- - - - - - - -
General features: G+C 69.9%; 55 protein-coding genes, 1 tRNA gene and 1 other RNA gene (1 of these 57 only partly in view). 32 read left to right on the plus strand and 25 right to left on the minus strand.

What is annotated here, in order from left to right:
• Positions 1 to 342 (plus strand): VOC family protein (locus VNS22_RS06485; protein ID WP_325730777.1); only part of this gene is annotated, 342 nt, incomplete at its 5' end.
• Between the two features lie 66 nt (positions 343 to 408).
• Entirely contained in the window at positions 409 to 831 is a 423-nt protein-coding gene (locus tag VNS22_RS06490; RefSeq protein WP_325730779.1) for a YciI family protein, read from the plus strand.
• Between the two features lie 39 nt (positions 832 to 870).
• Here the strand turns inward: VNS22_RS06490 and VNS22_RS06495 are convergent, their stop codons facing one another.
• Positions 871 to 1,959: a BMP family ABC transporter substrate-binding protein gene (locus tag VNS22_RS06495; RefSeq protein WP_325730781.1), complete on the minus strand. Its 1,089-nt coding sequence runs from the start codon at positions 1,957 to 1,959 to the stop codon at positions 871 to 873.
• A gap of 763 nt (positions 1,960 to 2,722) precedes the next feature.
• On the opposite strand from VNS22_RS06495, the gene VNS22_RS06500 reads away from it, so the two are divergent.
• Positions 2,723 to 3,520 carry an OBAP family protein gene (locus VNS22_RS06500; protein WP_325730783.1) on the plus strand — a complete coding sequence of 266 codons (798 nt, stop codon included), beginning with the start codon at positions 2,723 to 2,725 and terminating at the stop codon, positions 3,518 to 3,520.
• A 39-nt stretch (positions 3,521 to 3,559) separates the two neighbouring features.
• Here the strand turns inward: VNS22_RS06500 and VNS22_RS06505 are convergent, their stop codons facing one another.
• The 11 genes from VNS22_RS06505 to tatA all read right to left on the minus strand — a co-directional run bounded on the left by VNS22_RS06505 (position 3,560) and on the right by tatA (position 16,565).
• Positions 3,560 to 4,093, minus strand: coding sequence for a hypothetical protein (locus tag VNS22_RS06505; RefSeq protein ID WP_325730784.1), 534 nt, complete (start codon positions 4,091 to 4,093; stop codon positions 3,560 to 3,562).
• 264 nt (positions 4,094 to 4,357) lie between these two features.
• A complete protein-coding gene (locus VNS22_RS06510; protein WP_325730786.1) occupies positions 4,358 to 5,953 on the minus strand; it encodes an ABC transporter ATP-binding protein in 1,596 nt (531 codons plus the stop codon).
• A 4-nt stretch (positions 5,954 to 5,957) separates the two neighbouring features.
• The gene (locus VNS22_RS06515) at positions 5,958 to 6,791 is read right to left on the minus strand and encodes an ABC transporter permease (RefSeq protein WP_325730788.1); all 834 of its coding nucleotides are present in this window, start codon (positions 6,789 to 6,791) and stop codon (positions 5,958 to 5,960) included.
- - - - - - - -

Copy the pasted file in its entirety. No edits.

General features: G+C 69.9%; 55 protein-coding genes, 1 tRNA gene and 1 other RNA gene (1 of these 57 only partly in view). 32 read left to right on the plus strand and 25 right to left on the minus strand.

What is annotated here, in order from left to right:
• Positions 1 to 342 (plus strand): VOC family protein (locus VNS22_RS06485; protein ID WP_325730777.1); only part of this gene is annotated, 342 nt, incomplete at its 5' end.
• Between the two features lie 66 nt (positions 343 to 408).
• Entirely contained in the window at positions 409 to 831 is a 423-nt protein-coding gene (locus tag VNS22_RS06490; RefSeq protein WP_325730779.1) for a YciI family protein, read from the plus strand.
• Between the two features lie 39 nt (positions 832 to 870).
• Here the strand turns inward: VNS22_RS06490 and VNS22_RS06495 are convergent, their stop codons facing one another.
• Positions 871 to 1,959: a BMP family ABC transporter substrate-binding protein gene (locus tag VNS22_RS06495; RefSeq protein WP_325730781.1), complete on the minus strand. Its 1,089-nt coding sequence runs from the start codon at positions 1,957 to 1,959 to the stop codon at positions 871 to 873.
• A gap of 763 nt (positions 1,960 to 2,722) precedes the next feature.
• On the opposite strand from VNS22_RS06495, the gene VNS22_RS06500 reads away from it, so the two are divergent.
• Positions 2,723 to 3,520 carry an OBAP family protein gene (locus VNS22_RS06500; protein WP_325730783.1) on the plus strand — a complete coding sequence of 266 codons (798 nt, stop codon included), beginning with the start codon at positions 2,723 to 2,725 and terminating at the stop codon, positions 3,518 to 3,520.
• A 39-nt stretch (positions 3,521 to 3,559) separates the two neighbouring features.
• Here the strand turns inward: VNS22_RS06500 and VNS22_RS06505 are convergent, their stop codons facing one another.
• The 11 genes from VNS22_RS06505 to tatA all read right to left on the minus strand — a co-directional run bounded on the left by VNS22_RS06505 (position 3,560) and on the right by tatA (position 16,565).
• Positions 3,560 to 4,093, minus strand: coding sequence for a hypothetical protein (locus tag VNS22_RS06505; RefSeq protein ID WP_325730784.1), 534 nt, complete (start codon positions 4,091 to 4,093; stop codon positions 3,560 to 3,562).
• 264 nt (positions 4,094 to 4,357) lie between these two features.
• A complete protein-coding gene (locus VNS22_RS06510; protein WP_325730786.1) occupies positions 4,358 to 5,953 on the minus strand; it encodes an ABC transporter ATP-binding protein in 1,596 nt (531 codons plus the stop codon).
• A 4-nt stretch (positions 5,954 to 5,957) separates the two neighbouring features.
• The gene (locus VNS22_RS06515) at positions 5,958 to 6,791 is read right to left on the minus strand and encodes an ABC transporter permease (RefSeq protein WP_325730788.1); all 834 of its coding nucleotides are present in this window, start codon (positions 6,789 to 6,791) and stop codon (positions 5,958 to 5,960) included.